A new homeotic gene, biv, affects flower and inflorescence structures, and displays linkage with d.

Rozov, S.M., Gorel, F.L., Institute of Cytology and Genetics
Kosterin, O.E. and Berdnikov, V.A. Novosibirsk 630090, Russia

The new mutant SGE-0666, isolated from the M2 progeny of EMS-treated line SG, is characterized by a complex of flower and inflorescence abnormalities (Fig. 1). Although this complex affects almost all flowering structures, not all flowers on one plant are modified to the same degree and in the same manner. In some instances, nearly normal flowers are produced.

The flowers of the SGE-0666 mutant are visibly open from the very early stage of flower bud development. The small buds commonly look like a star structure of widely spread sepals, with the anthers and pistil clearly visible in the center; these buds usually lack petals. Even well developed flowers of normal size very often have no petals, but in such cases some of the sepals develop into petaloid structures very similar to normal petals. Very often these flowers form two symmetrically positioned standard petals (sails) in the upper part of a flower, developed from two upper sepals. Therefore the mutant gene was called biv (bivexillum) following confirmation of single gene recessive inheritance of the trait. The number of stamens in a mutant flower is sometimes reduced to 5-7. In some cases the flowers contain structures intermediate between petals and stamens. The pistil and ovary are probably the only flower structures not affected by the biv mutation. If the pollen gets to the pistil, the ovaries produce normal seeds. Although the number of stamens is sometimes reduced, the anthers contain normal pollen grains.

The inflorescence of the SGE-0666 mutant line is often two to three times longer than the inflorescence of the initial line SG. Sometimes the inflorescence of the biv plants contains large bract-like structures of very varying shape intermediate between that of bracts and stipules. Very often the apical meristem of the shoot of biv plants produces a long inflorescence-like structure. Sometimes this structure consists of several nodes, marked with bract or stipule-like rings, but without leaves and with a single flower on the top. In such cases the plant looks like one with a determinate type of stem the stem stops its growth due to transformation of the apical meristem into generative organs, and the further growth of the plant continues by means of axillary buds at the lower nodes.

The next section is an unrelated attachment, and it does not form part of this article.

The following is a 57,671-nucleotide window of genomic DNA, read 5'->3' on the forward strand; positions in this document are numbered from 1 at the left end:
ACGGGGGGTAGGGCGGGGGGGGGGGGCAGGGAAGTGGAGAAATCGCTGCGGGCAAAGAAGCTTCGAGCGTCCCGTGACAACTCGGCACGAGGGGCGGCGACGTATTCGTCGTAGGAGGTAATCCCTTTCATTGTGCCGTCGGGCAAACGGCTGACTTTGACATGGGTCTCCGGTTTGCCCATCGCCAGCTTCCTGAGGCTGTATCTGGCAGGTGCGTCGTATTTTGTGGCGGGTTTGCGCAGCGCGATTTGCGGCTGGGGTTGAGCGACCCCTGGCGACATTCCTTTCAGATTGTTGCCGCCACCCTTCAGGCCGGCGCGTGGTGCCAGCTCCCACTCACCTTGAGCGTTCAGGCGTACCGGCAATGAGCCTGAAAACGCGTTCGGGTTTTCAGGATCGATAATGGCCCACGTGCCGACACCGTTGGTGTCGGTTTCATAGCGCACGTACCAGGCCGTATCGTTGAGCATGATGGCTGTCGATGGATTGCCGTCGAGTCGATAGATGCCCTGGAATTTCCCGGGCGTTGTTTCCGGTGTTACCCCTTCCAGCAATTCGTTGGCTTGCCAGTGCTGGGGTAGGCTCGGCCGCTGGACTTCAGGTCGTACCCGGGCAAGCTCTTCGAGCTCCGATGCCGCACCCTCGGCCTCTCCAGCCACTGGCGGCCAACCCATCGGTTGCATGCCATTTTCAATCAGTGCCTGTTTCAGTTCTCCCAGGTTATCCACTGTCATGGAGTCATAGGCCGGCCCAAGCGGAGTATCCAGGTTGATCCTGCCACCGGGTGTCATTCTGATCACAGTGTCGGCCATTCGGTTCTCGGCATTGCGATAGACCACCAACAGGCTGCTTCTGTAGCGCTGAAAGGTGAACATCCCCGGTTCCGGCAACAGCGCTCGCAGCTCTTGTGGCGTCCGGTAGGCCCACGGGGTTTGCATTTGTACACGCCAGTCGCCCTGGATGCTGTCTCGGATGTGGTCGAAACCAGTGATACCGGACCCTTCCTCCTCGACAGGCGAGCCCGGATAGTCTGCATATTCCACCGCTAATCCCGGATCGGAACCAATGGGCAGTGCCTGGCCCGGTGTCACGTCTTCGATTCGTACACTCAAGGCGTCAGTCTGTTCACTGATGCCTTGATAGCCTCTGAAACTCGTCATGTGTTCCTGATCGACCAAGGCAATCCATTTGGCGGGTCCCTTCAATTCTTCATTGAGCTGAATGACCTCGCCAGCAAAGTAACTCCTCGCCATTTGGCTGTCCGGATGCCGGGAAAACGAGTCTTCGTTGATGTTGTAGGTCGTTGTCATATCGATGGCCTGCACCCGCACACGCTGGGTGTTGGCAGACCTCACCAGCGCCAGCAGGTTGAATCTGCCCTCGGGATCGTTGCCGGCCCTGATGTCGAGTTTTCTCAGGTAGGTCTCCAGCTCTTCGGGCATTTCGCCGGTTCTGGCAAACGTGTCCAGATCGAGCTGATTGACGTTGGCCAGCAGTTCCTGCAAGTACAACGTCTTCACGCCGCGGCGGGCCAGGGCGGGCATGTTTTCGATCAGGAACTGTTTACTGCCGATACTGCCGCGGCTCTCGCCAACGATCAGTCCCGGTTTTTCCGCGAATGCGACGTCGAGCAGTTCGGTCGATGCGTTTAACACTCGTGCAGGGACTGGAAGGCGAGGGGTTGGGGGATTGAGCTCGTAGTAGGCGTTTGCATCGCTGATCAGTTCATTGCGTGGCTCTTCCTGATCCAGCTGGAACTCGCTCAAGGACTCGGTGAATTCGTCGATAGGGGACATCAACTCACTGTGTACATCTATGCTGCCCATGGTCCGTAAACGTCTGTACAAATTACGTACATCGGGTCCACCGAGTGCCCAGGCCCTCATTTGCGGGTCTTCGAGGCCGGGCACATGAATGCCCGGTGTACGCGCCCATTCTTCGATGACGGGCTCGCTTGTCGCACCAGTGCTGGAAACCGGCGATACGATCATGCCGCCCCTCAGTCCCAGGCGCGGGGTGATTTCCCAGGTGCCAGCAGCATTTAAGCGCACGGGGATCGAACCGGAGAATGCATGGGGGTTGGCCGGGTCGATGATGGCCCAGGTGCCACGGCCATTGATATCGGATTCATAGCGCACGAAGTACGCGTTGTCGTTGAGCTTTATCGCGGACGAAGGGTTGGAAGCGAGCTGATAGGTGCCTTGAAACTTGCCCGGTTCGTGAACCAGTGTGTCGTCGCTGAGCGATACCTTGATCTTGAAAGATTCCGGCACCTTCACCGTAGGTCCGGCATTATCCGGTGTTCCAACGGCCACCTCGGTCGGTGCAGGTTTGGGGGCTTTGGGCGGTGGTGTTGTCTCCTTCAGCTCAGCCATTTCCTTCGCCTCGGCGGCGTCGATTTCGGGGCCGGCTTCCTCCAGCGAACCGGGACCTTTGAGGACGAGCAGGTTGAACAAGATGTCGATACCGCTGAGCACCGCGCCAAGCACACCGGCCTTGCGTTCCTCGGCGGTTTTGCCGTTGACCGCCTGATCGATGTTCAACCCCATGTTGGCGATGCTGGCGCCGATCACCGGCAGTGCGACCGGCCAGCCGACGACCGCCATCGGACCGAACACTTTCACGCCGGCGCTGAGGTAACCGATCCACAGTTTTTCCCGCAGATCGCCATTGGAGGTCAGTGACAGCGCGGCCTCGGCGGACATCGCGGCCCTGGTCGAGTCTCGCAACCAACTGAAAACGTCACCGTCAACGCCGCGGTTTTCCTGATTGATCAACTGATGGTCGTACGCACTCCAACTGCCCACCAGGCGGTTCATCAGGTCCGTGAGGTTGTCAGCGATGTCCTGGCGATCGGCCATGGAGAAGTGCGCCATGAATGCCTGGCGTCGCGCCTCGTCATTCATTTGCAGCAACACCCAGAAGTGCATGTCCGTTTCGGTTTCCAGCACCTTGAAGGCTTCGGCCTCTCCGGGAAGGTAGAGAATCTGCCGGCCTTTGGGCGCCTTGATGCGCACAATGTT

We suggest biv to be a homeotic gene, as it controls transformation of one plant organ to another: stem structures are transformed to an inflorescence, and organs from one floral whorl are converted to flower structures of a different whorl.

Line SGE-0666 was crossed with tester lines WL-1238 and WL-1514. F2 data revealed significant linkage of the biv gene with marker d (Table 1). Unfortunately, there were no other markers from the d-segment involved in these crosses, so it was not possible to establish the relative position of biv on the linkage map.

Table 1. Joint segregation data for genes biv and d obtained from the F2 of the following crosses: 1) SGE-0666 (biv) WL1238 (d); 2) SGE-0666 WL1514 (d).

Cross

Phase

Phenotype

Joint

RCV

SE

Biv D

Biv d

biv D

biv d

Chi-sq

1)

R

320

115

133

9

25.6***

28.0

3.8

2)

R

221

89

102

8

21.0***

28.1

4.4

***P < 0.0001.

Acknowledgement: This work was partially supported by the Russian State Program for Fundamental Research.

* * * * *

Fig. 1. Anomalous flowers and an inflorescence (right) of mutant line SG-0666 (biv).